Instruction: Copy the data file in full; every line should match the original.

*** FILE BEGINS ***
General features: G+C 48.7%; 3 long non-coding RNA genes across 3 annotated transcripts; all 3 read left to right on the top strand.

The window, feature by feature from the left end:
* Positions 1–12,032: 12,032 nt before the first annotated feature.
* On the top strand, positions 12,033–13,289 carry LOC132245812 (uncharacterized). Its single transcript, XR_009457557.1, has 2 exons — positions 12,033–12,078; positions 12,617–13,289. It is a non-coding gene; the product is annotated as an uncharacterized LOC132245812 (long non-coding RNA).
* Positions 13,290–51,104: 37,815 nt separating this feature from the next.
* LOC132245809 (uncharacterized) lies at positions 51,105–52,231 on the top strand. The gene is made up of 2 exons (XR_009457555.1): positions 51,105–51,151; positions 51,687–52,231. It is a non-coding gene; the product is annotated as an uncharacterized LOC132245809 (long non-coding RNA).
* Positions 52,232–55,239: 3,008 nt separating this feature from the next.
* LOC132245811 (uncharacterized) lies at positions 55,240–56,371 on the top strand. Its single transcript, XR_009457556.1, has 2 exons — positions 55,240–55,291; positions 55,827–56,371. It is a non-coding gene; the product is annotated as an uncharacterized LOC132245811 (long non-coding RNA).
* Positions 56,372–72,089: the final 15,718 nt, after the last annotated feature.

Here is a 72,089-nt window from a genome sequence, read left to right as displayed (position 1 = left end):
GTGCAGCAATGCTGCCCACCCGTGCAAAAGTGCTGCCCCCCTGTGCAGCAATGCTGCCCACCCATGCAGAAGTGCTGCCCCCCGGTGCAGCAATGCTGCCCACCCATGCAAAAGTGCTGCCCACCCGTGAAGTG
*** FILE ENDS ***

General features: G+C 48.7%; 3 long non-coding RNA genes across 3 annotated transcripts; all 3 read left to right on the top strand.

The window, feature by feature from the left end:
* Positions 1–12,032: 12,032 nt before the first annotated feature.
* On the top strand, positions 12,033–13,289 carry LOC132245812 (uncharacterized). Its single transcript, XR_009457557.1, has 2 exons — positions 12,033–12,078; positions 12,617–13,289. It is a non-coding gene; the product is annotated as an uncharacterized LOC132245812 (long non-coding RNA).
* Positions 13,290–51,104: 37,815 nt separating this feature from the next.
* LOC132245809 (uncharacterized) lies at positions 51,105–52,231 on the top strand. The gene is made up of 2 exons (XR_009457555.1): positions 51,105–51,151; positions 51,687–52,231. It is a non-coding gene; the product is annotated as an uncharacterized LOC132245809 (long non-coding RNA).
* Positions 52,232–55,239: 3,008 nt separating this feature from the next.
* LOC132245811 (uncharacterized) lies at positions 55,240–56,371 on the top strand. Its single transcript, XR_009457556.1, has 2 exons — positions 55,240–55,291; positions 55,827–56,371. It is a non-coding gene; the product is annotated as an uncharacterized LOC132245811 (long non-coding RNA).
* Positions 56,372–72,089: the final 15,718 nt, after the last annotated feature.

Here is a 72,089-nt window from a genome sequence, read left to right as displayed (position 1 = left end):
GTGCAGCAATGCTGCCCACCCGTGCAAAAGTGCTGCCCCCCTGTGCAGCAATGCTGCCCACCCATGCAGAAGTGCTGCCCCCCGGTGCAGCAATGCTGCCCACCCATGCAAAAGTGCTGCCCACCCGTGAAGTG